• RonElFran profile image

      Ronald E. Franklin 3 years ago from Mechanicsburg, PA

      This article brings home the conditions many slaves were forced to live in. I can't say I enjoyed reading it, but I appreciate the good information it provides.

    • Jodah profile image

      John Hansen 3 years ago from Queensland Australia

      Great hub Cam, giving a brief insight into what slave life was like in the Antebellum South. Great but sad images accompanying your information. Thanks for sharing, and good luck with your book.

    • always exploring profile image

      Ruby Jean Fuller 3 years ago from Southern Illinois

      The pictures of these poor people makes me sad, then angry. How could anyone treat people so badly? I'm sure the slave owners were good church going folks. Grrr! Leaving my anger aside, your hub was really good. I didn't know many of the details you listed... Thank you..

    • Randy Godwin profile image

      Randy Godwin 3 years ago from Southern Georgia

      You can check this hub out for some examples of tabby slave cabins, but I'll look through my photos because I'm sure I have some better ones. If I find them I'll email them to you to see if you can use them. I also have a copy of my great-great-grandfather's plantation house after the Civil War ended. Nothing to compare to those in Gone With The Wind, however. At any rate, good luck with your novel and let me know when it's published.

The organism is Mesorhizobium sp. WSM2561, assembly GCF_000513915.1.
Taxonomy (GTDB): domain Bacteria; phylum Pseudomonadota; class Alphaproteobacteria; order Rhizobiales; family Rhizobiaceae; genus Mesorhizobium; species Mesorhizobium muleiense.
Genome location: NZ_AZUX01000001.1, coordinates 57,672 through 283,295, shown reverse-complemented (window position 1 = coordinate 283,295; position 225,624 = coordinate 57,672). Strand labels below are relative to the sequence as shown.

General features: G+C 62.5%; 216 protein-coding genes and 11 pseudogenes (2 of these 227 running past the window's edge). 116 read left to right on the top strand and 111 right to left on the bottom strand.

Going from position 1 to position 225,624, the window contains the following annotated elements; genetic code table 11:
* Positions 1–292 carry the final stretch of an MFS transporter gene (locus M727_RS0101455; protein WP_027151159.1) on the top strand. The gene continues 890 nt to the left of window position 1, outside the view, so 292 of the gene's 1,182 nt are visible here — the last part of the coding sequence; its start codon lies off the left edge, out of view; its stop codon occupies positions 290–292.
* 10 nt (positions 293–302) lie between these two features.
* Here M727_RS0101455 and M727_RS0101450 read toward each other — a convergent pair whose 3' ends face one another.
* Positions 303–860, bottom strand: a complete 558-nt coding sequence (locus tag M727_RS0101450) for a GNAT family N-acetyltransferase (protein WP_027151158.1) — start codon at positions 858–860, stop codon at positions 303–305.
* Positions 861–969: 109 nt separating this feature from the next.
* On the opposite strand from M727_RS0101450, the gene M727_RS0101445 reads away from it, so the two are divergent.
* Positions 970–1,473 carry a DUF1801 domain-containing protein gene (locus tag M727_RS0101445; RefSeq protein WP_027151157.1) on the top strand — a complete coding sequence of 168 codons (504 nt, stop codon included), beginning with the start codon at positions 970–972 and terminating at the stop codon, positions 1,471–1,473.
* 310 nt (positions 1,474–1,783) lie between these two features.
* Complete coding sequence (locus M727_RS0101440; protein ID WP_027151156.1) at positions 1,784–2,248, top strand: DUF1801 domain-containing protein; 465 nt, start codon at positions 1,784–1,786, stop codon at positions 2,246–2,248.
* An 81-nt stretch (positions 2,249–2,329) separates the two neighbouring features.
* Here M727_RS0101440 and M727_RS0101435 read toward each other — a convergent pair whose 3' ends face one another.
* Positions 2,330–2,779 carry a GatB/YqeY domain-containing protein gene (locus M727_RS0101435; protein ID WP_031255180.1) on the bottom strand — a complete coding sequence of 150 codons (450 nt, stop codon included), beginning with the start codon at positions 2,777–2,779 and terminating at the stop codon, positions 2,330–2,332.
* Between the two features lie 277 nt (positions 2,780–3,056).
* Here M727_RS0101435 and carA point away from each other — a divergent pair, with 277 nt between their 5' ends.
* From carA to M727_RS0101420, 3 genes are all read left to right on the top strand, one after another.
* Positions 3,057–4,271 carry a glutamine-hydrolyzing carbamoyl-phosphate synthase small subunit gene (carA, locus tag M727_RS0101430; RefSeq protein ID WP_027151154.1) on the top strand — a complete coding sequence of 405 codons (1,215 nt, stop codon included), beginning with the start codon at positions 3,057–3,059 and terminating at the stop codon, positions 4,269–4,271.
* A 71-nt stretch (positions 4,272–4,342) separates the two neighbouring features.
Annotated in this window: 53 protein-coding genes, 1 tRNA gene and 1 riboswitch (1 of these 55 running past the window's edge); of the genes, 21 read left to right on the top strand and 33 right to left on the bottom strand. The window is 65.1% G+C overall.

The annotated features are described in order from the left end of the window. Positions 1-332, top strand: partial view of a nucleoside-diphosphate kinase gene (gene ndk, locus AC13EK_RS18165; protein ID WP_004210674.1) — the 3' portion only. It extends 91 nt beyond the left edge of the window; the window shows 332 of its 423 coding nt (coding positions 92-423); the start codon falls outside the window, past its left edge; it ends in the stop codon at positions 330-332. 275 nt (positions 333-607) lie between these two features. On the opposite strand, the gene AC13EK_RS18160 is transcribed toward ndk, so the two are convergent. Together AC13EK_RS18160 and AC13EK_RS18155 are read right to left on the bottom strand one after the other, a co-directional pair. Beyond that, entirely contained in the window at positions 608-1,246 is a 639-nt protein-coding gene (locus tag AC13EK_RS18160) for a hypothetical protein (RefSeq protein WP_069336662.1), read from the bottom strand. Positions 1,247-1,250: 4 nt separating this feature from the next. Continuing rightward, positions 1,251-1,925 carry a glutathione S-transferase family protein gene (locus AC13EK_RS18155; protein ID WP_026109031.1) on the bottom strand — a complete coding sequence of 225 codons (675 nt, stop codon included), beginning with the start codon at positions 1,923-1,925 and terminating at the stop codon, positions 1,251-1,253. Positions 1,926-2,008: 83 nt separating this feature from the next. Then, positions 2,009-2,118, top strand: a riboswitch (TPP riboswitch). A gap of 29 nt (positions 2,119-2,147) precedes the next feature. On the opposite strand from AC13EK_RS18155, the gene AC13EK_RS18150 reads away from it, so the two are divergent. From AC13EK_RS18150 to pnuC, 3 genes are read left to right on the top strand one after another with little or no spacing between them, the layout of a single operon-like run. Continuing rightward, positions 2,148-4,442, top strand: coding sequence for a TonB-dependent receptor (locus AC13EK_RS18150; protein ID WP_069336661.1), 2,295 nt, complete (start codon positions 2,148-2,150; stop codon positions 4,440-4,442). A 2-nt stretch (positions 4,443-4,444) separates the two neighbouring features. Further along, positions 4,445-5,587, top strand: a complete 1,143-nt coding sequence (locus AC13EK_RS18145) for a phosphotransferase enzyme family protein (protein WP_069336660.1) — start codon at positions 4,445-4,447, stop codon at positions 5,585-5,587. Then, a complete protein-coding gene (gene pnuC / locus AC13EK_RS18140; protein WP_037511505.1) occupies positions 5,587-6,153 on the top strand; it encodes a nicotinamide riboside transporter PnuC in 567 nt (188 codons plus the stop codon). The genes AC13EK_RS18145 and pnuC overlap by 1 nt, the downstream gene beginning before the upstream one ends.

https://hubpages.com/travel/Fort-George-Island-Zep...

    • cam8510 profile image
      Author

      Chris Mills 3 years ago from St. Louis, MO until the end of June, 2017

      Hi Randy. Thanks for reading this. Actually, I was having a hard time finding good examples of housing. I wanted to give the low end as well as some of the better accommodations. If you have anything that you feel would fit in here, I'd love to take a look. Thanks. Hey, I'll most likely be buying a used travel trailer in the summer. I'll be looking back at some of your hubs at that time.

    • Randy Godwin profile image

      Randy Godwin 3 years ago from Southern Georgia

      Fascinating article about a subject I've frequently researched and written about, Chris. I've visited a few plantations in Georgia and Florida and have some nice photos I took while there. If you need any other photos of slave quarters or plantation homes I'd be glad to let you use some of those. Some examples are on my Zephaniah Kingsley hub if you'd be interested. Once again, well written hub!